Pianist Pierre-Laurent Aimard links together the unexpected
Building a recital program starts with wanting to bring pieces together, then "you try to give an organization to the whole thing," says Pierre-Laurent Aimard from his hotel in Troy, New York. The French pianist will bring to Chicago a program of Schumann, Ravel, Debussy and the Hungarian miniaturist György KurtÁg—an incongruous collection of composers, at first look.
But Aimard thinks that in light of the previous receptions Chicago audiences have given him, the connections between the composers will stand out. While most soloists play the same program throughout a recital tour, Chicago is the only stop in which he'll try to link these particular composers. Like his mentor Pierre Boulez, Aimard aims to show how different composers relate to each other. And if standing ovations are any indicator, he seems to be succeeding. "I have never been disappointed [in Chicago] because they were people with concentration, warmth and they were ready for adventures," he says.
In 2001, Aimard gave a recital here that still has fans buzzing called Twenty Pieces from the 20th Century. The work stated, as Aimard puts it, "This is the landscape in which we will walk together." In addition to playing the pieces, he talked about each work beforehand. The following season, he performed Messiaen's two-hour Vingt Regards sur l'Enfant-Jésus (Twenty Perspectives on the Baby Jesus), which had people on their feet when he took a break after the first ten Regards. Last season, Aimard played Boulez's First Piano Sonata at a Chicago Symphony Orchestra concert, putting that work in harmony with Stravinsky, Messiaen and Japanese gagaku.
It's performances like these that have led Aimard to be viewed as a new-music specialist—even The New York Times wrote in a recent recital review that he has been "branching into standard repertory." Aimard doesn't agree.
"I've been playing [Beethoven and Debussy] forever, and I've needed them forever," Aimard counters. Pursuing contemporary music was a "kind of revenge to the state of the world. I was furious, being a teenager, to live in a world that neglected so much contemporary music and art." But even as he played contemporary music regularly with the Ensemble InterContemporain, he studied piano with Maria Curcio, a student of the great Beethoven pianist Artur Schnabel.
Armed with his knowledge of music old and new, Aimard's goal with programming is "to let the audience discover some pieces, to put pieces in relationships where someone might discover some hidden aspects," he says. It's not a simple idea, like placing works from the same time period or country together, but trying to find ways that a German Romantic like Schumann could be shown to share interests with a Hungarian avant-gardist like KurtÁg.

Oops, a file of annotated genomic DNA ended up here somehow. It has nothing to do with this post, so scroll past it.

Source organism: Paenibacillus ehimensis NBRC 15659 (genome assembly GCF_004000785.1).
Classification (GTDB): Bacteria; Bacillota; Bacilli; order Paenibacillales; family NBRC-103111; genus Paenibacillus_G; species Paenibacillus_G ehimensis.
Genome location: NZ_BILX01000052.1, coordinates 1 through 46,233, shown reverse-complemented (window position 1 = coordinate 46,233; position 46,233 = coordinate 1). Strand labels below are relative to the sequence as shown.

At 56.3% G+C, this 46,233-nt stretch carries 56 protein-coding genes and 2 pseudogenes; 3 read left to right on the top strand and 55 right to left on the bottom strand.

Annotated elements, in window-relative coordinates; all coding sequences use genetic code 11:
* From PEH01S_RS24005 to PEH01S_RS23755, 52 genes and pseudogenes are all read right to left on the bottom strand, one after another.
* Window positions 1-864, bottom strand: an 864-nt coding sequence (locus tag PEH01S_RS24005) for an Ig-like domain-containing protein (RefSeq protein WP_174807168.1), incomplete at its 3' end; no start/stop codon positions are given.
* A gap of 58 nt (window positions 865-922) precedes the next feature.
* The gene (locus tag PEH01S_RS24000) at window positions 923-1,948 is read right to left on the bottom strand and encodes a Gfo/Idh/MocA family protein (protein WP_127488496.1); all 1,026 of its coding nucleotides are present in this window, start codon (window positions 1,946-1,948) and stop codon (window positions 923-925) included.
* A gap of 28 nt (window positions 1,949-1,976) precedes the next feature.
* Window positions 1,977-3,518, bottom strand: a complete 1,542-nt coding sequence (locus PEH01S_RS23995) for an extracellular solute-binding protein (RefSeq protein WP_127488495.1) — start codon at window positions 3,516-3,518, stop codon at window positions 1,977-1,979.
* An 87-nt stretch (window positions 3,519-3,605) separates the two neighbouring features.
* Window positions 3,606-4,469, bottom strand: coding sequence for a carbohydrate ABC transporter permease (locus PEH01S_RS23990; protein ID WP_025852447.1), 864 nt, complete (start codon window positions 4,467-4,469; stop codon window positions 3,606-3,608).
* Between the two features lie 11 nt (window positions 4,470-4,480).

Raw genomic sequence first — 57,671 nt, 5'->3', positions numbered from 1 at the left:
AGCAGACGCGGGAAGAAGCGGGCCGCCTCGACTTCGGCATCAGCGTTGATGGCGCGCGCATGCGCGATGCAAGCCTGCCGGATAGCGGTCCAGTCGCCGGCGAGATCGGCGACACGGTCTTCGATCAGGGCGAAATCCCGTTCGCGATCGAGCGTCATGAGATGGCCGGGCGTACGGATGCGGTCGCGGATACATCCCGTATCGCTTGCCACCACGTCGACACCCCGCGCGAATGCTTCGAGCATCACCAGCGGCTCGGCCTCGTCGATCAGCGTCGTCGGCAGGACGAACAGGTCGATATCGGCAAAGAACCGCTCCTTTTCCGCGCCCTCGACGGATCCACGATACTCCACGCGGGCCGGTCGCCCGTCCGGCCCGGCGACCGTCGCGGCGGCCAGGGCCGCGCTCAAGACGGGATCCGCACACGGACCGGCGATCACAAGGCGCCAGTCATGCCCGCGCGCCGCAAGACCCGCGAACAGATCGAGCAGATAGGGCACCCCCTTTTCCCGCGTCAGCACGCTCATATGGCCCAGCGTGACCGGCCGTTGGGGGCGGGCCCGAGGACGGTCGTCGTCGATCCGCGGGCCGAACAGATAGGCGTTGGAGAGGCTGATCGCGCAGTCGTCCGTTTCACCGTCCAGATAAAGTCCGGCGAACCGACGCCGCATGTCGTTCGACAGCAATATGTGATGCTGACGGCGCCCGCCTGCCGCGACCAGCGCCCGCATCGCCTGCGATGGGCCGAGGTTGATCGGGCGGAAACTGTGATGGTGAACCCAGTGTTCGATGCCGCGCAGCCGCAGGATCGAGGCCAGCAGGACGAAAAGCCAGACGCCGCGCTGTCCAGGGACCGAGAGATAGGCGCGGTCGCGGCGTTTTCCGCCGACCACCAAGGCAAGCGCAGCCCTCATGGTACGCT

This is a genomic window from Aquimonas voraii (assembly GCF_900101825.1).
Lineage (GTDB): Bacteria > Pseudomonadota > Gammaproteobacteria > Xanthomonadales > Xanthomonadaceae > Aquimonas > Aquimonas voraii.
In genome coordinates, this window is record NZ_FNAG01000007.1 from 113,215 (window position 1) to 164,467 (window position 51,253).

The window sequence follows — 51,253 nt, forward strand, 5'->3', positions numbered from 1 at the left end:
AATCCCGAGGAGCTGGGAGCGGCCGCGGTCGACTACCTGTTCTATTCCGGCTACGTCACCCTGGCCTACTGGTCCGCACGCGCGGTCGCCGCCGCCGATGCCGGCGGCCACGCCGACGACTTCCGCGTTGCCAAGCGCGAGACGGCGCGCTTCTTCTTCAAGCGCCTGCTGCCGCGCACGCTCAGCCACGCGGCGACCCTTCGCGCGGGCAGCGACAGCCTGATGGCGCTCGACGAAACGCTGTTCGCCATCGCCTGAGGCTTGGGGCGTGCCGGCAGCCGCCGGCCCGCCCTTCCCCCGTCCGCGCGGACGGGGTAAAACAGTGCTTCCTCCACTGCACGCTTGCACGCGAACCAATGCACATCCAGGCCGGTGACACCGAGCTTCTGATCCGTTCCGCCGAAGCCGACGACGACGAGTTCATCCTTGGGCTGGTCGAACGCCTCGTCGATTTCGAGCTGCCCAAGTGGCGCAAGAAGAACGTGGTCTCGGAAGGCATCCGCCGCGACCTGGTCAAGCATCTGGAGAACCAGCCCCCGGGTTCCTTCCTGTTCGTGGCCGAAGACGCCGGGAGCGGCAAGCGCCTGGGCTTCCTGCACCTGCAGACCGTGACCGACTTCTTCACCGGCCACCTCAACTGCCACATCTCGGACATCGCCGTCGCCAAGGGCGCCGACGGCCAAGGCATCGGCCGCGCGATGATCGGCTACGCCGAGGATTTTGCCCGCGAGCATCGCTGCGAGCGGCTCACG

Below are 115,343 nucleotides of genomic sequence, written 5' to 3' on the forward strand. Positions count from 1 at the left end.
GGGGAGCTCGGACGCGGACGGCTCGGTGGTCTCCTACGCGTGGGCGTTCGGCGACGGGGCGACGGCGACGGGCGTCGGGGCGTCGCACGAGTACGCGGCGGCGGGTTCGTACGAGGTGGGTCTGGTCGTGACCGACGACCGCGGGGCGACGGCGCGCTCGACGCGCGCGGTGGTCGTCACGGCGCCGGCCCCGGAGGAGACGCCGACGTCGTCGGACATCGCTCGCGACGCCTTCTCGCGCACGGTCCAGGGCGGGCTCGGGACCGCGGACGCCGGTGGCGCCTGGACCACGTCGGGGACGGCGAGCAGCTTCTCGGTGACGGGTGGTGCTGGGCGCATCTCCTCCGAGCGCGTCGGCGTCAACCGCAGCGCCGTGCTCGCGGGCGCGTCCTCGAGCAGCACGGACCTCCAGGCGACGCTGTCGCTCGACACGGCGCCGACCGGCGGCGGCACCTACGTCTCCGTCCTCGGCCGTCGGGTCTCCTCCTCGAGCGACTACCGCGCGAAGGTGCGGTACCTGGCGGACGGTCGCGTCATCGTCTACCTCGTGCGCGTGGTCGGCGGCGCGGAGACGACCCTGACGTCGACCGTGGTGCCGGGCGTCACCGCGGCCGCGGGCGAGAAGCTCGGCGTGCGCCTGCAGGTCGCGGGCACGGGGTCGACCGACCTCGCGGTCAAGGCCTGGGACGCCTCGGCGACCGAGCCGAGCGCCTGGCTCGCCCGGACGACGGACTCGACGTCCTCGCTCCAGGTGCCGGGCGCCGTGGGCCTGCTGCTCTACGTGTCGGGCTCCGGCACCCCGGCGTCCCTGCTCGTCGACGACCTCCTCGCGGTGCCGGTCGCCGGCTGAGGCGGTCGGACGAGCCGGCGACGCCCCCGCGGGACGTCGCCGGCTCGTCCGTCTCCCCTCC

The aforementioned Hungarian's been at work for several decades writing collections of works called JÁtékok (Games). These knotty little gems (one is even called Knots) are usually brief and rather quizzical, seeming to end before they begin. How this squares with a heart-on-sleeve Romantic like Schumann requires some explanation.
They "can be purely music," referring only to themselves and not to their picturesque titles, or the connection can be found in their "hidden messages," which Schumann also peppered throughout his work, Aimard says. Other connections are the homages and "moments of humor" both composers placed into their works.
Also on his program are works by Debussy and Ravel, who suggest even more connections. Both Schumann's Carnaval and Ravel's Gaspard de la nuit are "night pieces," Aimard says. "Gaspard is night music of the fantastic and of nightmare, and the Ball scene of Carnaval is probably night music." Debussy's historical position as a French modernist, in Aimard's view, is "so much linked to Ravel," and his "light, the elasticity and the humor that he shows are not very far from Schumann." It may not be the clearest of connections to explain, but since he's built up a trusting fan base, Sunday's audience will be ready for an adventure.
Aimard pieces it all together at Symphony Center's Orchestra Hall on Sunday 6.